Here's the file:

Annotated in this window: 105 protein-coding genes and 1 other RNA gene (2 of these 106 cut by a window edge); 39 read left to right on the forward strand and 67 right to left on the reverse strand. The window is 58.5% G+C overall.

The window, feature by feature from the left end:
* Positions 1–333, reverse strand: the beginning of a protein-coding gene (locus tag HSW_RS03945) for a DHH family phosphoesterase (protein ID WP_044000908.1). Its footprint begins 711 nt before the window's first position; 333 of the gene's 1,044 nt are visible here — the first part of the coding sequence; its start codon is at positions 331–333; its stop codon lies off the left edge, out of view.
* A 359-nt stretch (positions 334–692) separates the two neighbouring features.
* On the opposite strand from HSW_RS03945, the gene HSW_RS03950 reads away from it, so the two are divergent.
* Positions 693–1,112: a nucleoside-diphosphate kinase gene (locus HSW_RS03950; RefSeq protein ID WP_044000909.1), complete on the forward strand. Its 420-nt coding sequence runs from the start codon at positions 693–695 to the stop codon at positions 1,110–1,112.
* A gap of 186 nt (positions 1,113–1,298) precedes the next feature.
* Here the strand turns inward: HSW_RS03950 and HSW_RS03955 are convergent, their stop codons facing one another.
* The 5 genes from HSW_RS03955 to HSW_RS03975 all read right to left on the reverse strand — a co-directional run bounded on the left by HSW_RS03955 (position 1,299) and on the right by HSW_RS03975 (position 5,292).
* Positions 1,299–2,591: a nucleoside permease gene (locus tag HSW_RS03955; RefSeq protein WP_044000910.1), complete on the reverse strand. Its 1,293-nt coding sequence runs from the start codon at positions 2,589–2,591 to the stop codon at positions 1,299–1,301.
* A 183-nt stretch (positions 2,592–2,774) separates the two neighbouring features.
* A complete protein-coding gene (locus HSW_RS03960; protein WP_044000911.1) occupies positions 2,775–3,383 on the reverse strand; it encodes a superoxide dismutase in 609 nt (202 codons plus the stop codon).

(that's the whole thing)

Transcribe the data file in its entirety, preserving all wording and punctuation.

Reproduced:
Annotated in this window: 105 protein-coding genes and 1 other RNA gene (2 of these 106 cut by a window edge); 39 read left to right on the forward strand and 67 right to left on the reverse strand. The window is 58.5% G+C overall.

The window, feature by feature from the left end:
* Positions 1–333, reverse strand: the beginning of a protein-coding gene (locus tag HSW_RS03945) for a DHH family phosphoesterase (protein ID WP_044000908.1). Its footprint begins 711 nt before the window's first position; 333 of the gene's 1,044 nt are visible here — the first part of the coding sequence; its start codon is at positions 331–333; its stop codon lies off the left edge, out of view.
* A 359-nt stretch (positions 334–692) separates the two neighbouring features.
* On the opposite strand from HSW_RS03945, the gene HSW_RS03950 reads away from it, so the two are divergent.
* Positions 693–1,112: a nucleoside-diphosphate kinase gene (locus HSW_RS03950; RefSeq protein ID WP_044000909.1), complete on the forward strand. Its 420-nt coding sequence runs from the start codon at positions 693–695 to the stop codon at positions 1,110–1,112.
* A gap of 186 nt (positions 1,113–1,298) precedes the next feature.
* Here the strand turns inward: HSW_RS03950 and HSW_RS03955 are convergent, their stop codons facing one another.
* The 5 genes from HSW_RS03955 to HSW_RS03975 all read right to left on the reverse strand — a co-directional run bounded on the left by HSW_RS03955 (position 1,299) and on the right by HSW_RS03975 (position 5,292).
* Positions 1,299–2,591: a nucleoside permease gene (locus tag HSW_RS03955; RefSeq protein WP_044000910.1), complete on the reverse strand. Its 1,293-nt coding sequence runs from the start codon at positions 2,589–2,591 to the stop codon at positions 1,299–1,301.
* A 183-nt stretch (positions 2,592–2,774) separates the two neighbouring features.
* A complete protein-coding gene (locus HSW_RS03960; protein WP_044000911.1) occupies positions 2,775–3,383 on the reverse strand; it encodes a superoxide dismutase in 609 nt (202 codons plus the stop codon).